Month: July, 2006
I decided not to make the trek out to NJ tonight, and instead planned to attend Jie Chen’s concert at Pace University. Chen is one of that breed of young — often Asian — piano prodigies: Chinese-born and the winner of the Young Concert Artists Auditions, the Piano-e Competition, the Washington International and the Missouri Southern International competitions. After work, with about an hour to spare, I decided to check out the summer sales at Century 21. Just east of the entrance doors, I ran into B, who was just then leaving work at the World Financial Center.
How serendipitous. He accompanied me into the store, and after gamely touring through the women’s European designers section, we left in search of a quick bite to eat before my concert. I encountered the problem I always seem to have when trying to think of a casual dinner spot in the Financial District. If time hadn’t been of the essence – and it weren’t in the opposite direction of where I needed to be – I would have considered Adrienne’s Pizza Bar on charming Stone Street, which was just ranked #76 on New York Magazine’s 2006 Cheap Eats list.
We ended up at The Soda Shop on Chambers Street, just off West Broadway, a quaint little place dishing up ice cream creations and standard light salad/sandwich fare, with hearty doses of Norman Rockwell Americana. The back is outfitted with an old timey candy bar: peppermint sticks, wax lips, plastic ruby candy rings, candy cigarettes. Kid heaven!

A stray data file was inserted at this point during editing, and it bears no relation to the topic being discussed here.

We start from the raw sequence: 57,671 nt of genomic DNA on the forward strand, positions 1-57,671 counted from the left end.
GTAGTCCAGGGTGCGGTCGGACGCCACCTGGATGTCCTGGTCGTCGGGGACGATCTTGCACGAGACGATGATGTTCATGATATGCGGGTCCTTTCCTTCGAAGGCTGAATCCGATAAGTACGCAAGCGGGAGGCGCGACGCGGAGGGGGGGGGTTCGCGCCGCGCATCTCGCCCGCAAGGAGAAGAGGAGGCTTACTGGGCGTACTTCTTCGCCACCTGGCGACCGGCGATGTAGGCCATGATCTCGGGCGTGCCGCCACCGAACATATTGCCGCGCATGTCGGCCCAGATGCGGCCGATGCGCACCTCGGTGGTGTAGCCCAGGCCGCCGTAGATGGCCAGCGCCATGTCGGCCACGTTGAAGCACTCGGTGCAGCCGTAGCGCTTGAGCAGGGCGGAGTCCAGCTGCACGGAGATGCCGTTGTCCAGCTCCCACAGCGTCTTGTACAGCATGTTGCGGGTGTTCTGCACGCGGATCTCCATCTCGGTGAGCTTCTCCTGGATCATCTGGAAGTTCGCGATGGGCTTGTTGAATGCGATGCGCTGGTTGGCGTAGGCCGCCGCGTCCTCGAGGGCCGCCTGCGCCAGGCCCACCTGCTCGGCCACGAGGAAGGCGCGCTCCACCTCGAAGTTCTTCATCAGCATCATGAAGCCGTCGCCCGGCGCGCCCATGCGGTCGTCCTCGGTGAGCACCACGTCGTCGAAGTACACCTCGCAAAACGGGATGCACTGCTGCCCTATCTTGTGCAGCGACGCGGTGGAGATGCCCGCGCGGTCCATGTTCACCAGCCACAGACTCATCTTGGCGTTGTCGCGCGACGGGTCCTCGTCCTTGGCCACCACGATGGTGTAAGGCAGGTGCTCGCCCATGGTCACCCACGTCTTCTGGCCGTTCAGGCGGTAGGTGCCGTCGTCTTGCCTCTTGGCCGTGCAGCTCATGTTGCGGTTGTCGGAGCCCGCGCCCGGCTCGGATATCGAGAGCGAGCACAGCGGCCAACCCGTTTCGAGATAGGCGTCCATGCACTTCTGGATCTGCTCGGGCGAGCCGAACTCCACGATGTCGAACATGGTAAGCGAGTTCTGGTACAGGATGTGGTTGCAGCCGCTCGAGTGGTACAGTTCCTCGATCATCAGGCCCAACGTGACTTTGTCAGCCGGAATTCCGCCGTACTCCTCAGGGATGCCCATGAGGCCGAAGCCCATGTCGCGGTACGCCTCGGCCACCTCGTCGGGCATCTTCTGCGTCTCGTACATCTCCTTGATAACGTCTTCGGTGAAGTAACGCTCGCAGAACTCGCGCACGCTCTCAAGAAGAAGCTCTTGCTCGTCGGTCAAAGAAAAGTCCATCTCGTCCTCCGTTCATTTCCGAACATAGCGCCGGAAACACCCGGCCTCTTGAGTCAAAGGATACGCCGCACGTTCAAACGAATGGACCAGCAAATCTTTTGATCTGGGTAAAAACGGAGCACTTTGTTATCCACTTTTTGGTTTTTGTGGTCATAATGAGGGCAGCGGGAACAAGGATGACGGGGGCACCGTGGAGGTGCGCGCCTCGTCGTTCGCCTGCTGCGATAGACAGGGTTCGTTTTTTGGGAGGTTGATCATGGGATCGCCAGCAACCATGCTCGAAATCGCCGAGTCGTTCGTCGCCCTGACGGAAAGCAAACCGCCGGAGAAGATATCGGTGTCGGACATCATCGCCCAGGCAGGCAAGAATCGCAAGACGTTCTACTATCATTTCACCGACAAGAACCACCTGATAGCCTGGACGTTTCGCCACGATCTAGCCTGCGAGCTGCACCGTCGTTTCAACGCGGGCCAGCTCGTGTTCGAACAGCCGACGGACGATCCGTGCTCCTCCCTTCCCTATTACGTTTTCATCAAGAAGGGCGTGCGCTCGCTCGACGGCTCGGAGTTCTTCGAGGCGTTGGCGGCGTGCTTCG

We finished our burgers next to the (fake) fireplace and walked over to the Brooklyn Bridge entrance. By that time, though, Chen’s performance had already started, so we loitered for a bit longer by the red Calder in front of City Hall Park, waiting for intermission.
The concert was being held at The Michael Schimmel Center for the Arts, the principal theatre of Pace University. The 750-seat Schimmel Center is most famously home to Bravo’s Inside the Actors Studio, hosted by James Lipton. After B took his leave, I crossed over to the campus, but had difficulty locating anyone outside the auditorium. I decided to sit outside, waiting for a tell-tale stream of audience members, but when none came, I could only assume that there would be no intermission. Not wanting to burst in on the performance in progress, I headed home instead.
So I didn’t end up seeing the concert as I had planned, but I did get to catch up with a friend over an impromptu dinner. A nice evening overall.